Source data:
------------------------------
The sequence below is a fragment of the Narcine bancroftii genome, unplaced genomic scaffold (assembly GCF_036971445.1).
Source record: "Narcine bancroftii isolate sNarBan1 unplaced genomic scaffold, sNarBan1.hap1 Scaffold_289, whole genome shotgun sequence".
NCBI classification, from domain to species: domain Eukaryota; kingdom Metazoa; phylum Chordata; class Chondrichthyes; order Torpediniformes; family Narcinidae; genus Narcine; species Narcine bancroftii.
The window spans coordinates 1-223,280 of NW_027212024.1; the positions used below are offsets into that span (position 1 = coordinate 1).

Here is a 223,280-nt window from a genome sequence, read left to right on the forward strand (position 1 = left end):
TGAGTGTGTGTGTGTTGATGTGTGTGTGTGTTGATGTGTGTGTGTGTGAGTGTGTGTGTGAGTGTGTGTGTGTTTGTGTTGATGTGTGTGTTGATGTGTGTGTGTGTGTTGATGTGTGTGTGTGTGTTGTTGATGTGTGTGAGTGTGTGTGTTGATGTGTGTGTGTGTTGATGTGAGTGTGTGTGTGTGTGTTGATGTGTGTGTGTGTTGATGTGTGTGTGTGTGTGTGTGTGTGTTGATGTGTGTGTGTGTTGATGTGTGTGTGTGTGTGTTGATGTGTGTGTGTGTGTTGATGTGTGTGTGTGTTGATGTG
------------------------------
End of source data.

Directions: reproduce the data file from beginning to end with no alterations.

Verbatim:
The sequence below is a fragment of the Narcine bancroftii genome, unplaced genomic scaffold (assembly GCF_036971445.1).
Source record: "Narcine bancroftii isolate sNarBan1 unplaced genomic scaffold, sNarBan1.hap1 Scaffold_289, whole genome shotgun sequence".
NCBI classification, from domain to species: domain Eukaryota; kingdom Metazoa; phylum Chordata; class Chondrichthyes; order Torpediniformes; family Narcinidae; genus Narcine; species Narcine bancroftii.
The window spans coordinates 1-223,280 of NW_027212024.1; the positions used below are offsets into that span (position 1 = coordinate 1).

Here is a 223,280-nt window from a genome sequence, read left to right on the forward strand (position 1 = left end):
TGAGTGTGTGTGTGTTGATGTGTGTGTGTGTTGATGTGTGTGTGTGTGAGTGTGTGTGTGAGTGTGTGTGTGTTTGTGTTGATGTGTGTGTTGATGTGTGTGTGTGTGTTGATGTGTGTGTGTGTGTTGTTGATGTGTGTGAGTGTGTGTGTTGATGTGTGTGTGTGTTGATGTGAGTGTGTGTGTGTGTGTTGATGTGTGTGTGTGTTGATGTGTGTGTGTGTGTGTGTGTGTGTTGATGTGTGTGTGTGTTGATGTGTGTGTGTGTGTGTTGATGTGTGTGTGTGTGTTGATGTGTGTGTGTGTTGATGTG